Weekly updates:


The New Locals: Jesswar

This week on The New Locals we chat to Brisbane rapper Jesswar about her new single and the Brisbane hip-hop scene.

Posted by
Brisbane rapper Jesswar has been making music since she was 16. Now 24, she’s seen a lot of change in the industry over the last eight years. There’s more diversity on festival lineups and opportunities are being made available to a broader array of artists, particularly women and people of colour. But there’s still a long way to go, and Jesswar won’t stop until, in her own words, she’s “…running this shit.” She has the kind of fiery determination that ensures she’ll get there. Jesswar made her debut in 2017 with ‘Savage’, a track that demanded attention and hinted at greater things to come. Since then, she’s worked with artists like Okenyo and B Wise and performed at almost every Australian festival under the sun.

It’s been two years since she’s released a solo single, but ‘Heata’, her new track featuring Canadian artist Tasha The Amazon, is a return to form. The deep bass and Jesswar’s quick wordplay combine with Tasha The Amazon’s vocals for a memorable, assured sounding track. It’s clear that Jesswar’s back and she’s here to stay. We spoke to her about the process of creating the new single, the Brisbane hip-hop scene, and what navigating the industry as a queer woman has been like for her.

Hi Jesswar! Tell us about your new single, ‘Heata’ ft. Tasha the Amazon. How did this collaboration come about and what does the song mean to you?
I had been sitting on ‘Heata’ for a few months looking for a feature but nothing seemed to work so my label told me about Tasha and sent me some of her music. I was blown away so I DMed her on Instagram with the instrumental and she hit me back in five days with a polished verse. It’s been so long since I’ve released a single and ‘Heata’ is the product of all that tenacious fire I’ve held in for the past two years haha. I’m so ready to put this track out!

How did you get into hip-hop and what was the first hip-hop album you remember buying?
I was introduced to hip-hop through my older brother. I would always steal his burned CDs featuring 50 Cent, Ja Rule, Biggie, and Wutang, and he would always go off when I scratched them. The first CD I bought with my own money was Kanye West’s Goodlife [but I] only bought the single cause I didn’t have enough for the album. The singles used to come with the instrumental too so that was my first introduction into writing my own lyrics.

You first started rapping and performing at 16. How has the industry changed in that time?
I used to catch a train up from the Gold Coast to the Valley or sometimes my mum would drive to play any gig where they would let me jump up, but because I was under age I had to be escorted out by the security guards as soon as I finished playing. The main thing I’ve noticed now is that there’s so many more women/women of colour being given opportunities that only one of us would have got a few years ago. Now there’s a few of us on a hip-hop line up. This is just the beginning though, in a few years we’ll be running this shit.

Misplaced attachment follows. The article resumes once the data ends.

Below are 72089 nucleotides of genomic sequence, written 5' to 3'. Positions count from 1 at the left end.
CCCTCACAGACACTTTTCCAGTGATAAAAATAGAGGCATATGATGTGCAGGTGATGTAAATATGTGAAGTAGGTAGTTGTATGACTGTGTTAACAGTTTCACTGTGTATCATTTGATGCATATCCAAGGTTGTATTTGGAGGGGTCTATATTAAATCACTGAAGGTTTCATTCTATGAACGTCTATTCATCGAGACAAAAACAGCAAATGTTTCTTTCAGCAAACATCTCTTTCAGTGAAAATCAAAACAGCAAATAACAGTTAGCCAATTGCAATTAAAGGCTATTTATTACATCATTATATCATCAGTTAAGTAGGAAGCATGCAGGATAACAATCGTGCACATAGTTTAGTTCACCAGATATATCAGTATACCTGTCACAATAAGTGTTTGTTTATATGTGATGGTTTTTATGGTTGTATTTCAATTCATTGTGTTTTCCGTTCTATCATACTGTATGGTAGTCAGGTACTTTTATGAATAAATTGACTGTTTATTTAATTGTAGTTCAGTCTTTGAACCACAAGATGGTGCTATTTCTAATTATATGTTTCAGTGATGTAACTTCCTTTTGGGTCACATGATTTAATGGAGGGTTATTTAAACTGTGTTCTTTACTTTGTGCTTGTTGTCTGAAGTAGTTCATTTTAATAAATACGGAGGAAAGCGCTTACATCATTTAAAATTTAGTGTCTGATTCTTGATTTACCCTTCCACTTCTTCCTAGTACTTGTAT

What’s it like making hip-hop music in Brisbane? Is there a community of other like-minded artists around you?
For sure. We have a big community. I think it’s seasonal, sometimes we are all around and jamming, seeing each other at gigs, festivals, bars, and other seasons everyone’s writing and making, so it’s quieter. But there’s big love here and it’s supportive of one another.  

As a queer woman, what has your experience navigating the world of hip-hop been like?
It’s important for young queer women of colour to see themselves represented in hip-hop. They need to know they belong in the spotlight just as much as anyone else. I keep pushing through any barriers thrown at me in hopes that someone who looks like me can be represented. This is a new platform in hip-hop so I do everything in my power to smooth this path out for those that come after me, because there will be many more. My way of navigating this is that I refuse to censor myself or change my music for anyone.

Do you think we make our own luck in life?
100% we do make our own luck in life! I believe if you’re making music from your soul, no one can tell you it’s wrong. I’ll keep pushing and manifesting the things I want to achieve until it happens. The fact that we’re even doing this interview is that!

What have you been listening to/watching/reading lately?
That new Missy [Eliott] EP ICONOLOGY is on repeat as well as Kaiit, Tkay Maidza – ‘Awake’, and a new music discovery from NZ, Eleven74. I’m not watching many shows at the moment but sometimes [I] just watch re-runs of shark week or [the] best live performance videos on YouTube haha. 

What’s up next for you?
Releasing ‘Heata’, few more singles, then the EP followed by a tour. And I’m doing some festival slots for Red Bull Music Festival in Melbourne on October 18, Beer and Cider Festival in Brisbane September 20, MCA Art Bar November 29 and Meredith Music Festival December 13-15 in Melbourne! And beyond my music I intend to soak up this summer hardout! #hotboysummer  

For more on Jesswar follow her here

Weekly updates